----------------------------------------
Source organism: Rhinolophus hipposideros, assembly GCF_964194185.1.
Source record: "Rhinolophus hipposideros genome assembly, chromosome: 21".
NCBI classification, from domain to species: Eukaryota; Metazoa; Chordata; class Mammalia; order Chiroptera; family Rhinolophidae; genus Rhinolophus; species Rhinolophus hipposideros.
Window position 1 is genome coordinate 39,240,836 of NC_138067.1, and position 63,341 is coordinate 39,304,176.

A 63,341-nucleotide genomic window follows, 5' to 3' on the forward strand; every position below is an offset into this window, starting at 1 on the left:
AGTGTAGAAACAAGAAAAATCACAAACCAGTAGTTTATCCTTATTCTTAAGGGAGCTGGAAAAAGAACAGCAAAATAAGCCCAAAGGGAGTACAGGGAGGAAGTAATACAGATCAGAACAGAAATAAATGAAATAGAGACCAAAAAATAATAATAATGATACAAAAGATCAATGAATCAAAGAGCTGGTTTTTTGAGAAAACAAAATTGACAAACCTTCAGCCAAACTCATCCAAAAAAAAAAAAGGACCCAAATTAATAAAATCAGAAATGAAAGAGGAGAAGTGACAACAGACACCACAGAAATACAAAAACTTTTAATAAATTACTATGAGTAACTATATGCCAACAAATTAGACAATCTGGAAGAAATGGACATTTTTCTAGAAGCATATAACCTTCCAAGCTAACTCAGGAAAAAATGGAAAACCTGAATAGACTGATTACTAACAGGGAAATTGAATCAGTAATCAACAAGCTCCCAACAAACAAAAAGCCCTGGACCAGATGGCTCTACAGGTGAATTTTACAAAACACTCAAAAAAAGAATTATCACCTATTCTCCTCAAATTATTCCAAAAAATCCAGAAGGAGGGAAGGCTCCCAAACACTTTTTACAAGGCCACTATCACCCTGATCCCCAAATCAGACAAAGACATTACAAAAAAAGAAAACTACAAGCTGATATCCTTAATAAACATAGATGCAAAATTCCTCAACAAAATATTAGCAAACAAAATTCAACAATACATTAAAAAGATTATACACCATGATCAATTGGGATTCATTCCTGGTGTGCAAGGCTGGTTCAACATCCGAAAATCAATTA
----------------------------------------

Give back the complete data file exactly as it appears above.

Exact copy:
Source organism: Rhinolophus hipposideros, assembly GCF_964194185.1.
Source record: "Rhinolophus hipposideros genome assembly, chromosome: 21".
NCBI classification, from domain to species: Eukaryota; Metazoa; Chordata; class Mammalia; order Chiroptera; family Rhinolophidae; genus Rhinolophus; species Rhinolophus hipposideros.
Window position 1 is genome coordinate 39,240,836 of NC_138067.1, and position 63,341 is coordinate 39,304,176.

A 63,341-nucleotide genomic window follows, 5' to 3' on the forward strand; every position below is an offset into this window, starting at 1 on the left:
AGTGTAGAAACAAGAAAAATCACAAACCAGTAGTTTATCCTTATTCTTAAGGGAGCTGGAAAAAGAACAGCAAAATAAGCCCAAAGGGAGTACAGGGAGGAAGTAATACAGATCAGAACAGAAATAAATGAAATAGAGACCAAAAAATAATAATAATGATACAAAAGATCAATGAATCAAAGAGCTGGTTTTTTGAGAAAACAAAATTGACAAACCTTCAGCCAAACTCATCCAAAAAAAAAAAAGGACCCAAATTAATAAAATCAGAAATGAAAGAGGAGAAGTGACAACAGACACCACAGAAATACAAAAACTTTTAATAAATTACTATGAGTAACTATATGCCAACAAATTAGACAATCTGGAAGAAATGGACATTTTTCTAGAAGCATATAACCTTCCAAGCTAACTCAGGAAAAAATGGAAAACCTGAATAGACTGATTACTAACAGGGAAATTGAATCAGTAATCAACAAGCTCCCAACAAACAAAAAGCCCTGGACCAGATGGCTCTACAGGTGAATTTTACAAAACACTCAAAAAAAGAATTATCACCTATTCTCCTCAAATTATTCCAAAAAATCCAGAAGGAGGGAAGGCTCCCAAACACTTTTTACAAGGCCACTATCACCCTGATCCCCAAATCAGACAAAGACATTACAAAAAAAGAAAACTACAAGCTGATATCCTTAATAAACATAGATGCAAAATTCCTCAACAAAATATTAGCAAACAAAATTCAACAATACATTAAAAAGATTATACACCATGATCAATTGGGATTCATTCCTGGTGTGCAAGGCTGGTTCAACATCCGAAAATCAATTA